This film briefly covers the Labs' research foci for the late 1980s. At the time, The company was a major source of information age technologies: microelectronics, lightwave, and software, with an eye towards future developments. The ultimate goal was to provide instant, inexpensive access to voice, image and data services anywhere in the telephone/data network. Microwaves, lasers, and fiber optics were all still in play in the late '80s in terms of data and voice communications for AT&T.
When this film was made, Bell Labs employed approximately 2500 Ph.Ds in 20 facilities. Two of Bell Labs' researchers were at the forefront of technologies that were (and are) still developing today:
- Dr. Alan Huang headed the Optical Computing Research Department at the Bell Labs, Holmdel, NJ. His work was with photonic computing, which has the potential to outspend and out-integrate traditional semiconductor microprocessors. Huang's team of 12 had managed a prototype by 1990—the first optical processor or computer. In 1991, they also created the first all-optical switch. In 1990, he also developed an information compression method he called "computational origami." This film contains a short interview with Huang while his photon computer was still under development. Today, Huang runs his own company, Terabit, which designs advanced network routing systems.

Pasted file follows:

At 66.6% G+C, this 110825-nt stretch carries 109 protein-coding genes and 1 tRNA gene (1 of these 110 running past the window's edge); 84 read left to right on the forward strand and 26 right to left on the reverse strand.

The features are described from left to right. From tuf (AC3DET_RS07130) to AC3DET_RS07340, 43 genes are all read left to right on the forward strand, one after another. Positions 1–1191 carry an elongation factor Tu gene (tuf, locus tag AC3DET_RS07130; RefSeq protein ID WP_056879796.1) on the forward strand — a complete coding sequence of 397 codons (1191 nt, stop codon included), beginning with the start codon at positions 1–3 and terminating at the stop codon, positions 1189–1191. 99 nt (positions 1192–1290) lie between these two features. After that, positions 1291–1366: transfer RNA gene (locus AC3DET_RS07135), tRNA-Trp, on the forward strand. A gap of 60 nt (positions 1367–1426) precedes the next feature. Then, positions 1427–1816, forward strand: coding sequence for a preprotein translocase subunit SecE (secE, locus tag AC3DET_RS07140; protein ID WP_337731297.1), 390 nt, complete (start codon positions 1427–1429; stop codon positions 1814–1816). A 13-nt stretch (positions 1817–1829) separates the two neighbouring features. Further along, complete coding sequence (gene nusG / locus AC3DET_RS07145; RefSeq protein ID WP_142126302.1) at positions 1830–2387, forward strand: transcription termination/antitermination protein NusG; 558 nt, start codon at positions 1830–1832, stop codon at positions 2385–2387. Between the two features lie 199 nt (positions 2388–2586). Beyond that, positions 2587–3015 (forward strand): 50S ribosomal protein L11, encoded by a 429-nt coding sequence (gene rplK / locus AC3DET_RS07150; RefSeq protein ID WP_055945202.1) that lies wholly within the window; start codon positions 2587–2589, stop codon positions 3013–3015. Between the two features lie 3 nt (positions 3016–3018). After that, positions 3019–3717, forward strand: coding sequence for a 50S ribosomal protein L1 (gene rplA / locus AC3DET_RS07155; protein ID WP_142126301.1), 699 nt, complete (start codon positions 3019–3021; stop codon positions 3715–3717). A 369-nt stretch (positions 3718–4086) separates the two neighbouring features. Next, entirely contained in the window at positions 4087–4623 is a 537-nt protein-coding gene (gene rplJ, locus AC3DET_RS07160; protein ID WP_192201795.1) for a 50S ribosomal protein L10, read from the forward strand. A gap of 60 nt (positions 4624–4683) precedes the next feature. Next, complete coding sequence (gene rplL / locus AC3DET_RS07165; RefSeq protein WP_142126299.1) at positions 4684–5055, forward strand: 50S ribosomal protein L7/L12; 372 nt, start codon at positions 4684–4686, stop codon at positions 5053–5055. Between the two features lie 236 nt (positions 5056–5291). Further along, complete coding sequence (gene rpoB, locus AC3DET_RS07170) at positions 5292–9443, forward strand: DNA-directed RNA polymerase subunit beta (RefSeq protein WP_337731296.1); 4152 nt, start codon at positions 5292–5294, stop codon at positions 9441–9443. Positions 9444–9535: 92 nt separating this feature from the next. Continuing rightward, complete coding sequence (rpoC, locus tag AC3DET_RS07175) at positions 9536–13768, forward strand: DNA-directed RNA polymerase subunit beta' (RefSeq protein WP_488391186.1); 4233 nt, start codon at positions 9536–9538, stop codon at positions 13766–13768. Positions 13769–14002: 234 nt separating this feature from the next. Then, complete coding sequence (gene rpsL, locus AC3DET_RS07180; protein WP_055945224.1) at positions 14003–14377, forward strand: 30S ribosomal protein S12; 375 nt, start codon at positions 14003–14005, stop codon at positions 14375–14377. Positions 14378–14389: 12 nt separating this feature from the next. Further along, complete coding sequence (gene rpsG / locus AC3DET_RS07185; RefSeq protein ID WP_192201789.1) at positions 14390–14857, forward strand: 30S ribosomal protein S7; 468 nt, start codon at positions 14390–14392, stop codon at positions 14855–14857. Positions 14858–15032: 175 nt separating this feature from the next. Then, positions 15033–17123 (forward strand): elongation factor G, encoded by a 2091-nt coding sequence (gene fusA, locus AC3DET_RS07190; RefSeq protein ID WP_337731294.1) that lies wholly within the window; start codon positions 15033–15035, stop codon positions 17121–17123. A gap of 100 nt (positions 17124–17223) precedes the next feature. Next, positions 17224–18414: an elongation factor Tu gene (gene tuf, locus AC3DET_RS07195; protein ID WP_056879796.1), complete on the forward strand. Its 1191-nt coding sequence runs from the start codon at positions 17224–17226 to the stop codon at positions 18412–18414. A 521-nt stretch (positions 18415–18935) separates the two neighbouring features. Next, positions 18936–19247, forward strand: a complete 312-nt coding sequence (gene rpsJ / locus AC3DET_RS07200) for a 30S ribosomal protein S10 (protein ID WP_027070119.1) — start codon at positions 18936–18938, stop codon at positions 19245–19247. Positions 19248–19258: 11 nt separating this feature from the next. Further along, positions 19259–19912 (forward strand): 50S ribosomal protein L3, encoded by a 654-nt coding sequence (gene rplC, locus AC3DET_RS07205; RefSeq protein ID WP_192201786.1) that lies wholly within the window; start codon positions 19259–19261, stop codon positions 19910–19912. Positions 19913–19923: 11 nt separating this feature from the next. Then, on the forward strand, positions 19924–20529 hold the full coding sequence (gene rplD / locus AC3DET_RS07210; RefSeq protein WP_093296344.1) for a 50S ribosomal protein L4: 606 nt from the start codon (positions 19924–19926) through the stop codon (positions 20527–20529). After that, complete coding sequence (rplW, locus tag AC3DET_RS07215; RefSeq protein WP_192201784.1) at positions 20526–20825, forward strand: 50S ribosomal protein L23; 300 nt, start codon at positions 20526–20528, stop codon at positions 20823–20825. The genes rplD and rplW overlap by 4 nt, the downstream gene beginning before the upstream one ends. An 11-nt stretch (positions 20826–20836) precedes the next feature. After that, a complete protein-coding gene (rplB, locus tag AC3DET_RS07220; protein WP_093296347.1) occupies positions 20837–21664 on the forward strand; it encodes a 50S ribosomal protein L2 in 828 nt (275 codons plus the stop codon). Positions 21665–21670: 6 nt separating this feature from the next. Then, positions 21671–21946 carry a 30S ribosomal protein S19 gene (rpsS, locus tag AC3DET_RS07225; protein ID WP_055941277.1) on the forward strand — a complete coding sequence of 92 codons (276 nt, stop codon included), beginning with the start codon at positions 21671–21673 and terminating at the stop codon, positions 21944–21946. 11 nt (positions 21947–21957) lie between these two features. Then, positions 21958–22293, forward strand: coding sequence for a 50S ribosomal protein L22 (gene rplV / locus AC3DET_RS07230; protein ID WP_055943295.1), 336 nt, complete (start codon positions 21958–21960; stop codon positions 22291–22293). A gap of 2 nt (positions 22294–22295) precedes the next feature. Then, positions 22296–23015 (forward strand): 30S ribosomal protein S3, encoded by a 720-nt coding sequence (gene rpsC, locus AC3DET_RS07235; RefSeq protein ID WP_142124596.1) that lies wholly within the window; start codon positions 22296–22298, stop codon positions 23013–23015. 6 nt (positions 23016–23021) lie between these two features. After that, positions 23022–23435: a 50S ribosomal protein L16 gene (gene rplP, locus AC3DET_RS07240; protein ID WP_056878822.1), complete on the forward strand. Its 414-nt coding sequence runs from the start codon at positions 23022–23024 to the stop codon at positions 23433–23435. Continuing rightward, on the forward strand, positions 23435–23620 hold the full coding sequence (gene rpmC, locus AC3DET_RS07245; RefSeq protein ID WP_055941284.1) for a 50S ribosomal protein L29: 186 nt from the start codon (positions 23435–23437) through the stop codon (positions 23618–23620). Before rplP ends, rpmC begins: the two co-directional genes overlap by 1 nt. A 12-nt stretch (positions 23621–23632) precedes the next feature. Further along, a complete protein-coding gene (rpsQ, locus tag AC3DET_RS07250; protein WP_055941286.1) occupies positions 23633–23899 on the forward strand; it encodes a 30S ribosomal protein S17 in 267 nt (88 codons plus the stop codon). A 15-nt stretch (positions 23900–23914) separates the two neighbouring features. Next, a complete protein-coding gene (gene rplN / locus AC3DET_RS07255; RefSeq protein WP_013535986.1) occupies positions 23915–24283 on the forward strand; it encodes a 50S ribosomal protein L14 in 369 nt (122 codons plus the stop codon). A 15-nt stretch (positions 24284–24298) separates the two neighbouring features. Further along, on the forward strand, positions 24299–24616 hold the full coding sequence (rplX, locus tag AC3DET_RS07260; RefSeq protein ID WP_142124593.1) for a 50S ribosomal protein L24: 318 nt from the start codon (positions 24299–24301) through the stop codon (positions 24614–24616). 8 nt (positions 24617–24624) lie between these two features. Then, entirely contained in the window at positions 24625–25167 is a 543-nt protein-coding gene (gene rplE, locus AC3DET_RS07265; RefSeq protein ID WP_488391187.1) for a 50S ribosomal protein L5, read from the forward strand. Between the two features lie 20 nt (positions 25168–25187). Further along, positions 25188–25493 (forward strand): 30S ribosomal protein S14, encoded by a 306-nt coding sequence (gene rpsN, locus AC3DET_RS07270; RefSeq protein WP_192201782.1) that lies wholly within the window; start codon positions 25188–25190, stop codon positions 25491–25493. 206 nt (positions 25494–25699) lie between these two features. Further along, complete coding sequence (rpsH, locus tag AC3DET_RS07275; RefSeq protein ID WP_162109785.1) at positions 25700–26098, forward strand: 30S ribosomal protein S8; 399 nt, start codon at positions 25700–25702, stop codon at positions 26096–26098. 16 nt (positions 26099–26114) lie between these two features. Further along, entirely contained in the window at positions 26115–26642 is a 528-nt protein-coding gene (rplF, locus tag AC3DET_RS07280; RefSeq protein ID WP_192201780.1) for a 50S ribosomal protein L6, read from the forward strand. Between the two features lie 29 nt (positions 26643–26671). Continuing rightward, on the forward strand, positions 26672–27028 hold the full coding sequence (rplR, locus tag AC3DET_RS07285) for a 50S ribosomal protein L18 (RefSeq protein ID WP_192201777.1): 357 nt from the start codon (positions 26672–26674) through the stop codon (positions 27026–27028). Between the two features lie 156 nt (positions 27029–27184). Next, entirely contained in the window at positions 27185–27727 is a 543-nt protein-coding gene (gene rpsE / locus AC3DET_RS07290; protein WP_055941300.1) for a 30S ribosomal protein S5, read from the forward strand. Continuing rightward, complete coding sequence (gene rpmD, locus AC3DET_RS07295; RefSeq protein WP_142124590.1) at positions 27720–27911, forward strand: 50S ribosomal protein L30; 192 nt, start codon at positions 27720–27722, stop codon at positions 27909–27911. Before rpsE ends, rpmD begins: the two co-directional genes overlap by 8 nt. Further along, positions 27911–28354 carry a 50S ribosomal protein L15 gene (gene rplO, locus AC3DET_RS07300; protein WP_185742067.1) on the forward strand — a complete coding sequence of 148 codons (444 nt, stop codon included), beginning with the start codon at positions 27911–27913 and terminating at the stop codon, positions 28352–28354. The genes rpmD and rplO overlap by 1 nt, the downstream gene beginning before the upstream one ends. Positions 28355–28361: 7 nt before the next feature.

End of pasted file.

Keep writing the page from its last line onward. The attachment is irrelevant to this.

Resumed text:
- Dr. Jesse Russell, at this same time, was directing Bell Labs' Advanced Wireless Technology Laboratory in Whippany, NJ. Russell's work led to the first portable phone (in this interview, he talks about how the company moved from mobile phones in cars to mobile phones on a person--and the network challenges that that entailed). Over time, he's filed around 100 patents and received around 75, all in wireless communications/cellular technologies. Today, Russell presides over incNETWORKS in NJ, which develops 4G-level digital communications systems.
Russell and Huang are both covered in the film, probably because their work at the Labs at the time had a lot of potential, either realized (in the case of Russell), or yet unrealized (in the case of Huang).
Footage Courtesy of AT&T Archives and History Center, Warren, NJ